A New Series: A Few of My Favorite Things – Children’s Books Part Two

185b2d4179dff36a690a1fa959dcfbb3I don’t know who to attribute this quote to, but isn’t it wonderful!  Children’s books aren’t just for children, we all know that. There are times, remembering a favorite childhood book, we decide we have to hold it in our hands once again. Thus began my search for the poems of James Whitcomb Riley.

A card from a bookseller in June 1989 reads…We can provide you with JWR’s Riley’s Child-Rhymes, Indianapolis: Bobbs-Merrill (1905), 188 pages, green cloth with a nice pictorial cover. Very good condition; former owner’s name in ink on front free endpaper: Belle Baggs August 1, 1910. Includes Little Orphant Annie, The Raggedy Man, Old Aunt Mary’s and 36 other poems, copiously illustrated by Will Vawter (Bookseller, Andrews & Rose, Niles Michigan.) The other piece of ephemera is my book is a bill of sale for $12.50.

Imagine my pleasure when this slim volume arrived and I could read once again, Little Orphant Annie. Here is the first verse.

Little Orphant Annie’s come to our house to stay,

An’ wash the cups an’ saucers up, and brush the crumbs away,

An’ shoo the chickens off the porch, an’ dust the hearth. an’ sweep.

An’ make the fire, an’ bake the bread, an’ earn her board an’-keep.

An’ all us other children, when the supper things is done,

We set around the kitchen fire an’ has the mostest fun

A-list’nin’ to the witch-tales ‘at Annie tells about,

An’ the Gobble-uns ‘at gits you Ef you Don’t Watch Out!

 

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About Stepheny Forgue Houghtlin

Stepheny Forgue Houghtlin grew up in Evanston, IL. and is a graduate of the University of Kentucky. She is an author of two novels: The Greening of a Heart and Facing East. She lives, writes and gardens in NC. Visit her: Stephenyhoughtlin.com
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11 Responses to A New Series: A Few of My Favorite Things – Children’s Books Part Two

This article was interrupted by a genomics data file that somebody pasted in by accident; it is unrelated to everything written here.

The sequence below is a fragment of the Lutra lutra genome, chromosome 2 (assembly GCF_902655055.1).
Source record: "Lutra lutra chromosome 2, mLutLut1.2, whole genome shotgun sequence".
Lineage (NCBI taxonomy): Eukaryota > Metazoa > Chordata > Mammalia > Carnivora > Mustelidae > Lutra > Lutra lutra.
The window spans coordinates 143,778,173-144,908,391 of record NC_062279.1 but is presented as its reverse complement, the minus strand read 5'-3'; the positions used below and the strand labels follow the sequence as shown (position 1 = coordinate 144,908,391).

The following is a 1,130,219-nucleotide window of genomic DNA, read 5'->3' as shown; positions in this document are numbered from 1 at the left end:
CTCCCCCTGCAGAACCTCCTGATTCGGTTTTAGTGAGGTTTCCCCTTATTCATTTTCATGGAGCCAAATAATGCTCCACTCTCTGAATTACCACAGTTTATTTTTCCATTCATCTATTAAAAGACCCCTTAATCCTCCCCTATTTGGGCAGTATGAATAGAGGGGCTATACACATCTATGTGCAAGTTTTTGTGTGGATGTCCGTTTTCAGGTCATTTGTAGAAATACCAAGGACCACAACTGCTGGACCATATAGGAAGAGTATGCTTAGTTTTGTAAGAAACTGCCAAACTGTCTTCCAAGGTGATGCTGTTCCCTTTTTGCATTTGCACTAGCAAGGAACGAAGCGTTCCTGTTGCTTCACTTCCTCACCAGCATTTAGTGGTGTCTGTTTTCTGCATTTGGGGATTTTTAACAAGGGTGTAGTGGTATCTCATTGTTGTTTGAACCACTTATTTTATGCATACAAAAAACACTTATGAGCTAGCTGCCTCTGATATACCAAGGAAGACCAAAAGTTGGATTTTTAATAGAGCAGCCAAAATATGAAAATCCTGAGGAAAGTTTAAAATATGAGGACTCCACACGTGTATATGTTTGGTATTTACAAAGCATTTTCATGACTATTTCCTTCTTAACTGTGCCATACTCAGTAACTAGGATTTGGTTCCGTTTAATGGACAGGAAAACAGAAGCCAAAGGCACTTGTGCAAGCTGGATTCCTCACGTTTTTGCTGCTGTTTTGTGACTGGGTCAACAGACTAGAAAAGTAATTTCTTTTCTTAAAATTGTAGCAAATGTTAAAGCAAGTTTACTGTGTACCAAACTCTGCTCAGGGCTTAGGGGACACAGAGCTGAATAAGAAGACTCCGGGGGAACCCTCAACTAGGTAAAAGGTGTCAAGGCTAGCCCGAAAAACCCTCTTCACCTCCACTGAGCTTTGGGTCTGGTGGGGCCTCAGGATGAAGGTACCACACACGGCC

1. I still have some of my childhood books, and my Mother’s too. They are lovely to look at again 🙂

    • You are a lucky lady to have these footprints to your Mom’s childhood and yours as well. I will think of you closing your eyes with one of those books in your hand and remembering.

  2. pbmgarden says:

    I’ve been eying my bookshelves recently, thinking how I need to cull the selections, but your leading quote gives me permission to set that idea aside.

  3. johnvic8 says:

    Stepheny, When I was about 10 I began to read Richard Halliburton’s adventure/travel books. He went all over the world (before WW2) visiting and writing about great and fascinating places, most about which I’ve heard little since, but I thought they were wonderful. He swam the Panama Canal, and I remember particularly the account of his being raised in a basket up a cliff to a Greek monastery. I’ve looked for those books to recommend to my grandsons without success.

    • Your childhood friend*** admired Rupert Brooke, who I have written about in an earlier posts. He was a part of the Bloomsbury Group and endlessly fascinating to me. ***Halliburton, Richard, The Glorious Adventure (New York and Indianapolis: Bobbs-Merrill, 1927). Traveller/travel writer Halliburton, in recreating Odysseus’ adventures, visits the grave of Brooke on the Greek island of Skyros. Another example of how small the world is. Brooke knew Vita Sachville West and Virginia Woolf…and on it goes.

  4. John Holton says:

    James Whitrcomb Riley was popular in my family, so we all heard parts of “Orphant Annie,” particularly the last line, when we were kids.

    I found an e-book collection of Victor Appleton’s Tom Swift books for 99 cents a while ago. My grandmother had kept all of my dad’s and uncles’ books from when they were kids, and gave them all to us when we were younger, and Tom Swift figured heavily in the collection, so I just had to have the set. And any time I’m in an antique store that has books, I have to look for the books by Leo Edwards (they featured characters like Poppy Ott, Jerry Todd, and Tuffy Beans), because we had read them back in the Sixties. A lot of those books were printed on cheap paper because they were printed during WWII.

    I do believe this is a web post of my own… 😉

    • We are kindred souls. Loved reading about YOUR books and the ones you seek. This is a great reference post. Thanks for the info. Wish we could frequent some old bookstores together and look for our favorite titles.

  5. I still love all my childhood books. I read them over again with my kids and hope to read them again with grandkids someday. They are treasures.

  6. That is so cute!!!!

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